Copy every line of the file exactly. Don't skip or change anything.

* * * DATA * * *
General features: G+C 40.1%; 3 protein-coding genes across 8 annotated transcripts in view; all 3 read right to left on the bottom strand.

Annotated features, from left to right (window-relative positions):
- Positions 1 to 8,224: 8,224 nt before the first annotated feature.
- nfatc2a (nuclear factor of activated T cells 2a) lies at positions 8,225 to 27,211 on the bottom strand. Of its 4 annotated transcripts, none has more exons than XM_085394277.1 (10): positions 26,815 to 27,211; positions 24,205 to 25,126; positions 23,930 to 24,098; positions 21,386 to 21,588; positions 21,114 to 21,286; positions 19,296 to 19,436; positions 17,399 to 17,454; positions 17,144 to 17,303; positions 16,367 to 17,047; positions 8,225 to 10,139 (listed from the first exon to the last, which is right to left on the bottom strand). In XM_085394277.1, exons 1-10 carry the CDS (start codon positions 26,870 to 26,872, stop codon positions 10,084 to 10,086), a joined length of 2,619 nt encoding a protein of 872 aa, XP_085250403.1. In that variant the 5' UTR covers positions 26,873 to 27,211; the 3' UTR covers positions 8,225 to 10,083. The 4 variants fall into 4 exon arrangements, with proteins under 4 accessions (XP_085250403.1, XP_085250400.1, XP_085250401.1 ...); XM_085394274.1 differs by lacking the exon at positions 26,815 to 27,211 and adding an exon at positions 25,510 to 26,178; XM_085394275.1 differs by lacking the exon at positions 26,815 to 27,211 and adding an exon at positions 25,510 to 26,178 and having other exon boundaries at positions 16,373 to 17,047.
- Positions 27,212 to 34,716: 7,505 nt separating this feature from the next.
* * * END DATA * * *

General features: G+C 40.1%; 3 protein-coding genes across 8 annotated transcripts in view; all 3 read right to left on the bottom strand.

Annotated features, from left to right (window-relative positions):
- Positions 1 to 8,224: 8,224 nt before the first annotated feature.
- nfatc2a (nuclear factor of activated T cells 2a) lies at positions 8,225 to 27,211 on the bottom strand. Of its 4 annotated transcripts, none has more exons than XM_085394277.1 (10): positions 26,815 to 27,211; positions 24,205 to 25,126; positions 23,930 to 24,098; positions 21,386 to 21,588; positions 21,114 to 21,286; positions 19,296 to 19,436; positions 17,399 to 17,454; positions 17,144 to 17,303; positions 16,367 to 17,047; positions 8,225 to 10,139 (listed from the first exon to the last, which is right to left on the bottom strand). In XM_085394277.1, exons 1-10 carry the CDS (start codon positions 26,870 to 26,872, stop codon positions 10,084 to 10,086), a joined length of 2,619 nt encoding a protein of 872 aa, XP_085250403.1. In that variant the 5' UTR covers positions 26,873 to 27,211; the 3' UTR covers positions 8,225 to 10,083. The 4 variants fall into 4 exon arrangements, with proteins under 4 accessions (XP_085250403.1, XP_085250400.1, XP_085250401.1 ...); XM_085394274.1 differs by lacking the exon at positions 26,815 to 27,211 and adding an exon at positions 25,510 to 26,178; XM_085394275.1 differs by lacking the exon at positions 26,815 to 27,211 and adding an exon at positions 25,510 to 26,178 and having other exon boundaries at positions 16,373 to 17,047.
- Positions 27,212 to 34,716: 7,505 nt separating this feature from the next.